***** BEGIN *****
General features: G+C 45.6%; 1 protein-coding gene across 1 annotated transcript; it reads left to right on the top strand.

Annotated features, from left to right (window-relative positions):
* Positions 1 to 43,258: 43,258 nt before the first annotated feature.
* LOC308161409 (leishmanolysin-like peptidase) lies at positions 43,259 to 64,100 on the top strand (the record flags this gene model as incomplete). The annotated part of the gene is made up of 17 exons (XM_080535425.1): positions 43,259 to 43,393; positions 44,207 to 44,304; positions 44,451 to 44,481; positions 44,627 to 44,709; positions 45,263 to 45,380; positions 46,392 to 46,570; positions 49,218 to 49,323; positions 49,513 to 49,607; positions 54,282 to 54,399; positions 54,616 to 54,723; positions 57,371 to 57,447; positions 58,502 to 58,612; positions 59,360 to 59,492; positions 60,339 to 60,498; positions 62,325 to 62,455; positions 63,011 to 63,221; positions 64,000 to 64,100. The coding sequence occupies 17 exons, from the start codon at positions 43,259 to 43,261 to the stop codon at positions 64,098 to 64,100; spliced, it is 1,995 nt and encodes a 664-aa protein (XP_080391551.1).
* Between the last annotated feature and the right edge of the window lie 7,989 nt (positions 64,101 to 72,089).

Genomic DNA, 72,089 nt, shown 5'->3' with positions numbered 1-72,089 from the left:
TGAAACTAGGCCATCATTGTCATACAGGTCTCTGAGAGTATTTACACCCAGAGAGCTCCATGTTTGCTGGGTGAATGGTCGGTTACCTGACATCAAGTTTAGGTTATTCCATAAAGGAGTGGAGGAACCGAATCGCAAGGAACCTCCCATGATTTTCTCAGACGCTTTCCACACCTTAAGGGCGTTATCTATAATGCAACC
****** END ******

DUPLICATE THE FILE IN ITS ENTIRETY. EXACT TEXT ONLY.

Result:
General features: G+C 45.6%; 1 protein-coding gene across 1 annotated transcript; it reads left to right on the top strand.

Annotated features, from left to right (window-relative positions):
* Positions 1 to 43,258: 43,258 nt before the first annotated feature.
* LOC308161409 (leishmanolysin-like peptidase) lies at positions 43,259 to 64,100 on the top strand (the record flags this gene model as incomplete). The annotated part of the gene is made up of 17 exons (XM_080535425.1): positions 43,259 to 43,393; positions 44,207 to 44,304; positions 44,451 to 44,481; positions 44,627 to 44,709; positions 45,263 to 45,380; positions 46,392 to 46,570; positions 49,218 to 49,323; positions 49,513 to 49,607; positions 54,282 to 54,399; positions 54,616 to 54,723; positions 57,371 to 57,447; positions 58,502 to 58,612; positions 59,360 to 59,492; positions 60,339 to 60,498; positions 62,325 to 62,455; positions 63,011 to 63,221; positions 64,000 to 64,100. The coding sequence occupies 17 exons, from the start codon at positions 43,259 to 43,261 to the stop codon at positions 64,098 to 64,100; spliced, it is 1,995 nt and encodes a 664-aa protein (XP_080391551.1).
* Between the last annotated feature and the right edge of the window lie 7,989 nt (positions 64,101 to 72,089).

Genomic DNA, 72,089 nt, shown 5'->3' with positions numbered 1-72,089 from the left:
TGAAACTAGGCCATCATTGTCATACAGGTCTCTGAGAGTATTTACACCCAGAGAGCTCCATGTTTGCTGGGTGAATGGTCGGTTACCTGACATCAAGTTTAGGTTATTCCATAAAGGAGTGGAGGAACCGAATCGCAAGGAACCTCCCATGATTTTCTCAGACGCTTTCCACACCTTAAGGGCGTTATCTATAATGCAACC